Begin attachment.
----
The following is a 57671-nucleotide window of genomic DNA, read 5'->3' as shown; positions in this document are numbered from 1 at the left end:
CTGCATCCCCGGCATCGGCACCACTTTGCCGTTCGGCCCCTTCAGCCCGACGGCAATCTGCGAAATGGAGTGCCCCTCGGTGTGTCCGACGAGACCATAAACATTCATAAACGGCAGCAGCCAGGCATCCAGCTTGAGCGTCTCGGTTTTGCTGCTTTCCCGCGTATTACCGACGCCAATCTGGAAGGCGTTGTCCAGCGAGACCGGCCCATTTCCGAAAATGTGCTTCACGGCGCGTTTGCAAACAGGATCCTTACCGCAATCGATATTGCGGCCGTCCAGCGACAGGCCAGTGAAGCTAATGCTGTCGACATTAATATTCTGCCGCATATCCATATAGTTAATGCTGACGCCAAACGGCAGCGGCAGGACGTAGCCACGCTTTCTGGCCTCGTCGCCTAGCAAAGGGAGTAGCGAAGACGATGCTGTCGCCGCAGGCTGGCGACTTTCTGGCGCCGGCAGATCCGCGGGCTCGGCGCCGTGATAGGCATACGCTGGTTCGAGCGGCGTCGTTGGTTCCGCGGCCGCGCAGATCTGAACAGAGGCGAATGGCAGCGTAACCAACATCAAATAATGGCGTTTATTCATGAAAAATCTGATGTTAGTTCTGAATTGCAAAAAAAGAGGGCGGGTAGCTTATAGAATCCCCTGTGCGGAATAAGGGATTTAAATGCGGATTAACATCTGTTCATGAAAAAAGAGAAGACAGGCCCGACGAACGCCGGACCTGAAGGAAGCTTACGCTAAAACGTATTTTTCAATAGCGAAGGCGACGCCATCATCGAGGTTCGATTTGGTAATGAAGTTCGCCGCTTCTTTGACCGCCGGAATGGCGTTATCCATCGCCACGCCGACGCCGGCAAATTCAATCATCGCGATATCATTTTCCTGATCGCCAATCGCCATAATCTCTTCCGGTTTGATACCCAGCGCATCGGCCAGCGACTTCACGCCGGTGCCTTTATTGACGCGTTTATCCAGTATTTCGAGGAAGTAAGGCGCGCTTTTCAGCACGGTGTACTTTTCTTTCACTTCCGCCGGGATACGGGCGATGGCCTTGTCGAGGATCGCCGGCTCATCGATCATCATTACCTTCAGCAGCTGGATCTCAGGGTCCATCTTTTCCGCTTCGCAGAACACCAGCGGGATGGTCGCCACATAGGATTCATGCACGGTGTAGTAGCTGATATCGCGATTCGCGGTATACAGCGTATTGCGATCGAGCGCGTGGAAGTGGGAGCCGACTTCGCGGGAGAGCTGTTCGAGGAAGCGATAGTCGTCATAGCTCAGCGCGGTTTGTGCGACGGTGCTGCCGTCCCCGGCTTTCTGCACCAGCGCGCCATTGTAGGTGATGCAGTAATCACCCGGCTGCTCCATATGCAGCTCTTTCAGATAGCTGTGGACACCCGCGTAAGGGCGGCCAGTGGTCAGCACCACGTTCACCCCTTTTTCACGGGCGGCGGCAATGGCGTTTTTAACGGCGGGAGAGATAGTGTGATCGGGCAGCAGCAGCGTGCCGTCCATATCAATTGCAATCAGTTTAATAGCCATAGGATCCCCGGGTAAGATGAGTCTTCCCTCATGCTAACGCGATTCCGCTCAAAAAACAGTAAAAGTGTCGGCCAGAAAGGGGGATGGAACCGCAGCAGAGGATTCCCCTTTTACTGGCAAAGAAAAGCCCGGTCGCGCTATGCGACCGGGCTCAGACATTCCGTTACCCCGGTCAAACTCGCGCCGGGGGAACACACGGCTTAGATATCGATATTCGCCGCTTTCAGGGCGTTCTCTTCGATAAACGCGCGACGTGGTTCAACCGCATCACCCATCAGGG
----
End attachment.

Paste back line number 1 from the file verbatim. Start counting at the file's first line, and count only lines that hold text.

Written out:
The following is a 57671-nucleotide window of genomic DNA, read 5'->3' as shown; positions in this document are numbered from 1 at the left end: